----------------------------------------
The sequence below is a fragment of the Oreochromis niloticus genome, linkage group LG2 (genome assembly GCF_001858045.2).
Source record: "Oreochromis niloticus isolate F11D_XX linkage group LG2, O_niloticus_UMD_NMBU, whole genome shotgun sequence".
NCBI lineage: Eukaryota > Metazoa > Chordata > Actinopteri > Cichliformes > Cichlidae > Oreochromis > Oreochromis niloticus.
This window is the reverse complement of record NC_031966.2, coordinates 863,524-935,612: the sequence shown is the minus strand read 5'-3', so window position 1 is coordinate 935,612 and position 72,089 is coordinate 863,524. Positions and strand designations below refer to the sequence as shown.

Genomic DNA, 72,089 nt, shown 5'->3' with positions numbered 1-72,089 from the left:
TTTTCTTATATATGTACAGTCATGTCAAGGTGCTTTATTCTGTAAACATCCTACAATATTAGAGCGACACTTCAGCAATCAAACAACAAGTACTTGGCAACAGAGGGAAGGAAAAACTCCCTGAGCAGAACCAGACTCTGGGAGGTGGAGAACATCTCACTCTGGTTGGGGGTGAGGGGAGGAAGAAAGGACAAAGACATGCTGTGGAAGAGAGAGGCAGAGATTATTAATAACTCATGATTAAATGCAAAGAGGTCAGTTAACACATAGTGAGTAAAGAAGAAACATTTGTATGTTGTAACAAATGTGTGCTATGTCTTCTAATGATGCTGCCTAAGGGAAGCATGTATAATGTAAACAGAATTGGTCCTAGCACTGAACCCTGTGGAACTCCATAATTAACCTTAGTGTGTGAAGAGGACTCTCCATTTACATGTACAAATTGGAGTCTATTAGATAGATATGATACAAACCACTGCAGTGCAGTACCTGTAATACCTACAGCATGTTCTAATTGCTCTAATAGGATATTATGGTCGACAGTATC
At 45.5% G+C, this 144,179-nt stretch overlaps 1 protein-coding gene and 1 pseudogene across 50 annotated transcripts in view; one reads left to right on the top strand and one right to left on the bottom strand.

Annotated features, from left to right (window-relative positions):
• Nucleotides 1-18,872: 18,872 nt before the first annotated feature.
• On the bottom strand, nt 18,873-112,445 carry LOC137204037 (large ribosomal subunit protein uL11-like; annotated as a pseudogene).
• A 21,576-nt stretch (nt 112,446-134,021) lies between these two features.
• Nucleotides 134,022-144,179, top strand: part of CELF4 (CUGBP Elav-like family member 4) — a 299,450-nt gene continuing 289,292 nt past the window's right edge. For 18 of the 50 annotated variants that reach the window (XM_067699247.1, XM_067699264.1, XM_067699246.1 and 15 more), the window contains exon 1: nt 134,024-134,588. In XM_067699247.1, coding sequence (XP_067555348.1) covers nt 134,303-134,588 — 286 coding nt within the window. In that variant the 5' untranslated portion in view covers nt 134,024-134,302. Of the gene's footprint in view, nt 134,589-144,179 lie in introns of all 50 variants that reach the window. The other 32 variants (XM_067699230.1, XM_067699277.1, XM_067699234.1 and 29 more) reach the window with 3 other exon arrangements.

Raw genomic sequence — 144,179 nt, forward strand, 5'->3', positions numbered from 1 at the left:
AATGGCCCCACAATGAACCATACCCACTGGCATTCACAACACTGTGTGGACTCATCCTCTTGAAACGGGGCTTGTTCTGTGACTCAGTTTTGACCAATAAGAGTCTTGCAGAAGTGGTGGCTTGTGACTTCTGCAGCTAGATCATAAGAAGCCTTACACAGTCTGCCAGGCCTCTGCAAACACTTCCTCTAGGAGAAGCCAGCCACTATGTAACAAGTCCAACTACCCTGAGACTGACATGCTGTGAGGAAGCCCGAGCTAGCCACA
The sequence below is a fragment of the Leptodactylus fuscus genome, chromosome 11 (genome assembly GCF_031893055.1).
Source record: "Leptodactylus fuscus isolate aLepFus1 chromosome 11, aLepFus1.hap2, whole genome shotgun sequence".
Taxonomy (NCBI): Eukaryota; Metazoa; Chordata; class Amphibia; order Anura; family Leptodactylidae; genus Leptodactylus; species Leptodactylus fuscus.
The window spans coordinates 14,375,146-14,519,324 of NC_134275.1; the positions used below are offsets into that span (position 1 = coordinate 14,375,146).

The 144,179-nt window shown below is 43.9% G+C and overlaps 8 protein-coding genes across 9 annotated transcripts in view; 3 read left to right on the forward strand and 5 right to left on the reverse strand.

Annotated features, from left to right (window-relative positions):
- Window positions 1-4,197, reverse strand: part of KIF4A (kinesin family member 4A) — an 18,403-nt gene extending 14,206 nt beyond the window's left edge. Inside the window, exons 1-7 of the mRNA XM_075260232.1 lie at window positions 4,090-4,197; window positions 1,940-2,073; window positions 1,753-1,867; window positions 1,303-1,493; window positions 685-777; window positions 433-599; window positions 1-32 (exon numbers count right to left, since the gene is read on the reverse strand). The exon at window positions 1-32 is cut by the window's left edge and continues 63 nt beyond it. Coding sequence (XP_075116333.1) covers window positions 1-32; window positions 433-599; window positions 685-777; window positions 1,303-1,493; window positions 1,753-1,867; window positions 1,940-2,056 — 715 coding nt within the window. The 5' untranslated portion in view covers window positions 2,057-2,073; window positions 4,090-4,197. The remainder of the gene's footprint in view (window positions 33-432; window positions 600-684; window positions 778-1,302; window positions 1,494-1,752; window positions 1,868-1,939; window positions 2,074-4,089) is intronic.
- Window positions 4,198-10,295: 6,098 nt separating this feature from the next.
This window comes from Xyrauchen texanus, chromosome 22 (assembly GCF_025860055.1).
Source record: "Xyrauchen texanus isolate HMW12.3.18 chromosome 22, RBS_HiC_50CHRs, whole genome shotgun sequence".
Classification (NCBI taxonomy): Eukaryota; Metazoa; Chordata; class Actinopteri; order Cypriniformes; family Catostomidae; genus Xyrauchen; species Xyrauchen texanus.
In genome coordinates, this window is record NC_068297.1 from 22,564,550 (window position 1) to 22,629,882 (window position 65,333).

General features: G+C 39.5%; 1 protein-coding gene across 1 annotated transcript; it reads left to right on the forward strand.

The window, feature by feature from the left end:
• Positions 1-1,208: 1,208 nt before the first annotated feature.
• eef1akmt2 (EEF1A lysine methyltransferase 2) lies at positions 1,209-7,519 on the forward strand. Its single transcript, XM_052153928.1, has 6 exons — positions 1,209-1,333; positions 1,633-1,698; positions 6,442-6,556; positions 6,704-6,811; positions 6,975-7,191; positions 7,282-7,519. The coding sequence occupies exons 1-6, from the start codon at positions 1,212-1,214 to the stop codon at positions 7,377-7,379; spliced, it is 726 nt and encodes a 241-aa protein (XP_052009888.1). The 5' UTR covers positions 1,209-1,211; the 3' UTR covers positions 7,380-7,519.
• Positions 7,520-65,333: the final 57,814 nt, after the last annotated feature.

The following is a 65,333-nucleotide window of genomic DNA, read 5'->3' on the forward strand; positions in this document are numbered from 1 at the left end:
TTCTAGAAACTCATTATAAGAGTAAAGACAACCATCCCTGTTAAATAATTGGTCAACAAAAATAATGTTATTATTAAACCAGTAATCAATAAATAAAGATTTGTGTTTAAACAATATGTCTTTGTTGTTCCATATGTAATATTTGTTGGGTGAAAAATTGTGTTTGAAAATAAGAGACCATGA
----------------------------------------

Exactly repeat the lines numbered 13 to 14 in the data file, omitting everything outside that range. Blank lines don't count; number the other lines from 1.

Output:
Raw genomic sequence — 144,179 nt, forward strand, 5'->3', positions numbered from 1 at the left:
AATGGCCCCACAATGAACCATACCCACTGGCATTCACAACACTGTGTGGACTCATCCTCTTGAAACGGGGCTTGTTCTGTGACTCAGTTTTGACCAATAAGAGTCTTGCAGAAGTGGTGGCTTGTGACTTCTGCAGCTAGATCATAAGAAGCCTTACACAGTCTGCCAGGCCTCTGCAAACACTTCCTCTAGGAGAAGCCAGCCACTATGTAACAAGTCCAACTACCCTGAGACTGACATGCTGTGAGGAAGCCCGAGCTAGCCACA